From language refusal to language-curious: exploring children’s attitudes to growing up multilingual

Photo by Jerry Wang on Unsplash
09 February 2024

In 2022, BCT started a series of Talks on Multilingualism. The first talk was presented by Dr Sabine Little, a German native who has been living in Sheffield and teaching language education for many years. Her bilingual son ended up offering his own relationship to language as a research project they could both carry out.

It all started with the family being faced with a problem that many families in Brussels will encounter as well: How can you best help your children read and write if they learn it in a language that is not the one you speak with each other? Sabine’s son Toby got really frustrated when she tried helping him sound out words in English – while speaking German. So one day, aged 4, he demanded whether they could pause speaking English at home for a year – until he felt safe enough in English to get back to German.

“Investment” vs “belonging”

With language education and language identity as her research field, she knew that forcing him to continue with German would not have helped the family much. Language is part of our identity and part of our children’s identity. Yet we come from completely different places: For us adults – expats who took the decision to move to a different country – language is an “investment”. We are committed to the language of our host country but our identity lies with our country of origin.

Our children, on the other hand, have a completely different sense of belonging in the host country if they were born here. They might identify more with the language of their country of origin rather than yours. So it might feel like they are refusing something (a language) that is part of your identity. In order to not take this personally, Sabine compared the parents’ languages to an inherited vase (great aunt Edna’s vase) that holds lots of meaning to the parents. But if the child did not have the same history with the vase, how can they value it in the same way as the parents do?

There are numerous reasons why your child might reject your language and it is important to recognize that they are not rejecting your heritage. Oftentimes it is simply the imbalance of how these languages feel to them. Not being able to express yourself properly in a language can be really frustrating. And that’s even harder for children who can’t cope with this frustration properly. Being forced to use the hard language nonetheless will not help them much.

 

Resurrecting the language

So, what did Sabine Little do? She said yes. Her son asked for another 6 months extension after the first year. Then they brought back German into the family. But they made it their joint research project: How would Toby deal with resurrecting his German (the heritage language) after 18 months not speaking it? They started noting down all conversations as soon as possible after they occurred on whatever device was closest (mobile phone, computer), then transferred them to a Google Doc research diary. After a little pause they talked about these conversations, the motivation behind them, the reason for mistakes or frustration, the fun in puns. They could closely follow Toby’s language development in German this way.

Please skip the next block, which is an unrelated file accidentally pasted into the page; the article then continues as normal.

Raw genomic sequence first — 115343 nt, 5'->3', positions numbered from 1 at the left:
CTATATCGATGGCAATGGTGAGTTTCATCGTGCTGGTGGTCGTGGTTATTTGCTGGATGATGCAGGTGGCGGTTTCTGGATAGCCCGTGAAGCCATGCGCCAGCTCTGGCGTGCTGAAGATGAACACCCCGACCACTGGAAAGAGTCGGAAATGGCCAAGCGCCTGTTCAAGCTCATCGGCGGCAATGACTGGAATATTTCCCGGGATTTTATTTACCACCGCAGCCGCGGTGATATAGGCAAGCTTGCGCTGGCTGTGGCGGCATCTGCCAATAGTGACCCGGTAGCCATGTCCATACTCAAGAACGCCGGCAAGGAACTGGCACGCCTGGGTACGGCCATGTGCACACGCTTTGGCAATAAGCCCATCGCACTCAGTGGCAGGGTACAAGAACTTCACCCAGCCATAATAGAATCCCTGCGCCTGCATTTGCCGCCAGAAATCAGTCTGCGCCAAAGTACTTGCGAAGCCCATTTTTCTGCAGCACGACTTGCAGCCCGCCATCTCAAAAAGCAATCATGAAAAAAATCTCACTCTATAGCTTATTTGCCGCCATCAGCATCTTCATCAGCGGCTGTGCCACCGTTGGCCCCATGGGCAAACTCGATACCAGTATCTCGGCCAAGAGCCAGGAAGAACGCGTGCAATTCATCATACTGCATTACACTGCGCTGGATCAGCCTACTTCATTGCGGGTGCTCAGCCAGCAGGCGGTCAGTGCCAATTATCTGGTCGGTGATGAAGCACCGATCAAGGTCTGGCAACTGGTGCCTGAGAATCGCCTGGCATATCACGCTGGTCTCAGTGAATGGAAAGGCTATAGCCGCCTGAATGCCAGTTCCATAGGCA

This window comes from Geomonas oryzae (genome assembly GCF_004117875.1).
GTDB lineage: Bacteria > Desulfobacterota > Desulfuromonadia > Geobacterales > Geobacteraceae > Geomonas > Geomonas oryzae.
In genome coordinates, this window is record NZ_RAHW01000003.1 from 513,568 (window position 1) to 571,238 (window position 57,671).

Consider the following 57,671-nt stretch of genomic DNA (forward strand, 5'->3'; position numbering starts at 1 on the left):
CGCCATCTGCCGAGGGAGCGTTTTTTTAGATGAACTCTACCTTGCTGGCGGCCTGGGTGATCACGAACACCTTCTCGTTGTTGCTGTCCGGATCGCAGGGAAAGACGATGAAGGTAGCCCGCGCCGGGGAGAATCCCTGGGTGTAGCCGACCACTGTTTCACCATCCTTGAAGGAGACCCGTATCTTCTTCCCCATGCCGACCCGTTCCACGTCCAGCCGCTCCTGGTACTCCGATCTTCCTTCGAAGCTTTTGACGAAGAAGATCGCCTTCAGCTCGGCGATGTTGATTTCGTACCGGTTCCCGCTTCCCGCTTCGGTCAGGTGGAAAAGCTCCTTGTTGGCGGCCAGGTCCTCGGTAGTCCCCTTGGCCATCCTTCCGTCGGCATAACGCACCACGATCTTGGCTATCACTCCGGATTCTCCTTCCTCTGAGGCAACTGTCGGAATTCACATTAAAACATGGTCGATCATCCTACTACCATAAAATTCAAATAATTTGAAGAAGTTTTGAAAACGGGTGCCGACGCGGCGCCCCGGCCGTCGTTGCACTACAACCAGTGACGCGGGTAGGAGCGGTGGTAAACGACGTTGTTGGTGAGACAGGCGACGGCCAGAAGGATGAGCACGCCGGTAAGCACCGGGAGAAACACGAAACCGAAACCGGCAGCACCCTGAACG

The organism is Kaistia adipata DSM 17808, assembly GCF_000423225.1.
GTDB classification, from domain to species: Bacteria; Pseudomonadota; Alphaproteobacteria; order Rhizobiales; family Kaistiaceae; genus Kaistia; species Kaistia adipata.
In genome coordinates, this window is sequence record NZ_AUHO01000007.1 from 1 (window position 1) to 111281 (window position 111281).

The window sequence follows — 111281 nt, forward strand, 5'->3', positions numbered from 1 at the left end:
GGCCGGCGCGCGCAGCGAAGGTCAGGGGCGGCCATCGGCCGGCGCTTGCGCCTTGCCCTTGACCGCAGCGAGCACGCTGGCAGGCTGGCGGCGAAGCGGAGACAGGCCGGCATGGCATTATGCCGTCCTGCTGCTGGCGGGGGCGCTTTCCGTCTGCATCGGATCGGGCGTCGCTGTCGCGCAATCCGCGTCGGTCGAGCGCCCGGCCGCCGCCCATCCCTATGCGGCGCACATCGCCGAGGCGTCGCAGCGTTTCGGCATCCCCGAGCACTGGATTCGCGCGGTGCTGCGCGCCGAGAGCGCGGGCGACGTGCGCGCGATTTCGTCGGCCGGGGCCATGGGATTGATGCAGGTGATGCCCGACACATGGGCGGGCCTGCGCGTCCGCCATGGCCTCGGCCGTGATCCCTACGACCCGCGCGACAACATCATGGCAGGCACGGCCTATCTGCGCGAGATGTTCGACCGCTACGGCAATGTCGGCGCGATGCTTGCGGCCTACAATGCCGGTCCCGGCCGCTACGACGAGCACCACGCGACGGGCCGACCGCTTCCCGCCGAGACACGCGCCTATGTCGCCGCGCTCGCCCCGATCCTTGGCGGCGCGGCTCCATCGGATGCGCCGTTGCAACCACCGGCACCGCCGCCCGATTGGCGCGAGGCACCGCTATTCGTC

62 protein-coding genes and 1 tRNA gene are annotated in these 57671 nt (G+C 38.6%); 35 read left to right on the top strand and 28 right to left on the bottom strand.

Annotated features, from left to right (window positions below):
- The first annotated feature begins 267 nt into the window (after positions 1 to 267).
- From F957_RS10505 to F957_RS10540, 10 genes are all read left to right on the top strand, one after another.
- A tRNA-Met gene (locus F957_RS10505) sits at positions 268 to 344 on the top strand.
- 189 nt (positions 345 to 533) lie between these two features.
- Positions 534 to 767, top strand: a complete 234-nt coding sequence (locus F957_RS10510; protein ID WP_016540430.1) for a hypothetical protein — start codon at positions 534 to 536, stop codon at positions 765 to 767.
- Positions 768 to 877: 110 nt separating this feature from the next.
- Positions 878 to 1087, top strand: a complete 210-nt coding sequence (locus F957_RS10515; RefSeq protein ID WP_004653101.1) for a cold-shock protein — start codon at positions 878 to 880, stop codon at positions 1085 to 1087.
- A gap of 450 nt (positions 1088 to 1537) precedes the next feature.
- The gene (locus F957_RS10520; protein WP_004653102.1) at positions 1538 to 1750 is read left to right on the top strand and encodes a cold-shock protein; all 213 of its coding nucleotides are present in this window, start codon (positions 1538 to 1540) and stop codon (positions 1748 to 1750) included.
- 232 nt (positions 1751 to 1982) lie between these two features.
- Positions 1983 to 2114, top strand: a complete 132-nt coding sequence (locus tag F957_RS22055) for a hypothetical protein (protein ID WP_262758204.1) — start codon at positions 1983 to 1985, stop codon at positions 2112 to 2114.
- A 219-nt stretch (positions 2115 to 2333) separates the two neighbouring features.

I think it’s important for children to understand that parents are people, too. […] Parents have thoughts, and often, they don’t tell the children their thoughts, so as a child, you sometimes get told something and you don’t understand the thinking behind that, so talking about the thinking and the feeling helps both parents and children understand each other better.” Toby

Toby’s greatest motivation for learning – and using – German was not how much the language means to his mom but rather the fact that he can communicate with his grandparents if he understands and speaks German. An added bonus of speaking the language well is being able to understand and even create puns in two languages, to let it become part of his identity.

Asynchronous language development

Children who learn two (or more) language at different speeds and at different levels might get frustrated and question these parts of their identity. Being able to read exciting chapter books in one language and children’s books in the other is not fun. Parents can help their kids make learning the “weaker” language more fun:

  • Create a space where it is okay to speak about frustrations and insecurities
  • Discuss how errors should be addressed (if at all)
  • Use of apps, games, subtitles…jointly
  • Non-threatening ways to catch up
  • Joint challenges
  • Language play
  • “You read yours, I read mine”
  • Listen to and read books at the same time
  • …child-led

It’s not about language purity but language fun. Being able to experience how it feels to communicate with others who you could not speak with otherwise.

 

By Sandra Drechsel – socialmedia@bctbelgium.org

This article was first published in the summer 2022 edition of the BCT’s Small Talk magazine.

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